How do scientists escape social media's echo chamber?

by - August 11, 2020



One of the joys of social media is that you have control of the content you see. Therefore, aside from advertising space, your feed looks how you want it to. You can choose to fill it either with just your friends and family, with celebrities you admire, cooking channels, fitness videos or wildlife photography. There are communities on all social media platforms tailored to specific interests, and so you can find yours. 

Overall, this is a great thing. It means you can remove toxic content from your feed at will and it means you are never forced into seeing something you don't want to. Equally, it means you can have direct access to what interests you most.

However, for scientists and conservationists, this can be an issue. Communication is a key aspect of research: informing relevant stakeholders and the public of your findings is a crucial aspect of the scientific process. Social media can be a great way to do this. Many scientists use social media as a tool to their advantage, myself included.

But when you look at who is following you, you often see you're in an echo chamber. The majority of your followers are fellow scientists or conservationists, or at least have a keen interest in your field. For conservation, this worries me. The people who don't care about the environment or climate change, or maybe even don't believe in it, are no where to be seen. Essentially, you're preaching to the choir.

Now this can be great. Meeting and interacting with like-minded people is incredible gratifying. I've definitely found it inspiring to know that there are lots of people out there just like me: who care deeply about these issues and wish to help. But these aren't the people who would benefit most from this content. 

I started thinking about this when a friend said she loved my feed, but found it overwhelming and hard to understand sometimes. She's not a scientist and hasn't ever studied conservation or climate change. She has attended protests about climate change and I would count her as someone who cares about the future of this planet and her impact on it. But she self-admits not to understanding these issues. I would wager I'm the only conservationist she follows, and only because I am her friend.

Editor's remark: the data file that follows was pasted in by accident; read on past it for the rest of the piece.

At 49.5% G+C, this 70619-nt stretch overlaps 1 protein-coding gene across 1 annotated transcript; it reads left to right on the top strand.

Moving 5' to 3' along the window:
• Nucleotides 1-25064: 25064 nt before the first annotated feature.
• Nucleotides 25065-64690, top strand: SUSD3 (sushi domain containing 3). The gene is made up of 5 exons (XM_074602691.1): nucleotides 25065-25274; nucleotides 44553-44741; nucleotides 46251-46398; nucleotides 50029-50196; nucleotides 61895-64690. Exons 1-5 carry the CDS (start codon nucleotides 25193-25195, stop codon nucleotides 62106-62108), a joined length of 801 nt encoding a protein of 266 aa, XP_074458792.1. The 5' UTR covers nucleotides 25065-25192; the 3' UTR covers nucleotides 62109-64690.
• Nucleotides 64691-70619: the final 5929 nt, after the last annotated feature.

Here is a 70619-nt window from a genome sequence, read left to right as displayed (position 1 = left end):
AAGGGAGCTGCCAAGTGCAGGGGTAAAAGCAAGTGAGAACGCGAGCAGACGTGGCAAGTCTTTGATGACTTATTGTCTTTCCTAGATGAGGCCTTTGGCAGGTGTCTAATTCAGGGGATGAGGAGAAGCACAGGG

As she is someone who cares about the issues, this isn't so bad. But what about all the people out there who don't? And not because they're bad or selfish people, but because they simply don't understand them? And maybe they don't understand them because they've never had access to the right information? Understanding how to fix this is one of sciences greatest challenges. 

But the thing is: everyone does have access to the information, because it's all on social media. Of course, social media isn't peer reviewed. In fact there's no review process whatsoever and anyone can post something and claim it's true. But, there is a lot of accurate, clear scientific information shared on social media everyday. A lot of well known scientists are verified and share resources to back up their statements. Unfortunately, a lot of the time they're sharing this to someone who already knows, someone already converted, and not the people who need to hear it most. 

Now, just because something is on social media does not mean everyone who could access it is choosing not to, for whatever reason. Algorithms are designed to show you what you want to see. So if you've never expressed an interest in climate change publicly online before, the algorithm is not going to point you in the direction of climate scientists of activists. The people we need to target are the people who know nothing about these issues already. But how do we reach them if they don't know who we are, and we don't know who they are? How to we break out of the echo chamber? 

I honestly have no idea. I'm very open to suggestions. I always want this blog and my instagram to be somewhere anyone can come to learn about conservation. But I have no control on who clicks on my page. I can't force someone to read this, and the only people likely to click on it are people who already care, either about the topic or me. How do I access everyone else? How do we make people care about conservation?

It should be simple. If we don't tackle climate change, millions, if not billions, will die. Our lives will never be the same and we will all suffer the consequences. The science alone should prompt people to want to do everything they can to stop this from happening. But it's not. And we can't blame ordinary people for this. The gravity of the situation is not effectively communicated and when it is, it's easily dismissed. The actions of governments do not back up the words of science, and if the government isn't taking it seriously, why should you? This is the attitude of a lot of people, about more than just climate change, and I don't blame them for it. How can we?

But if we know this problem exists, how do we solve it?

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1 comments

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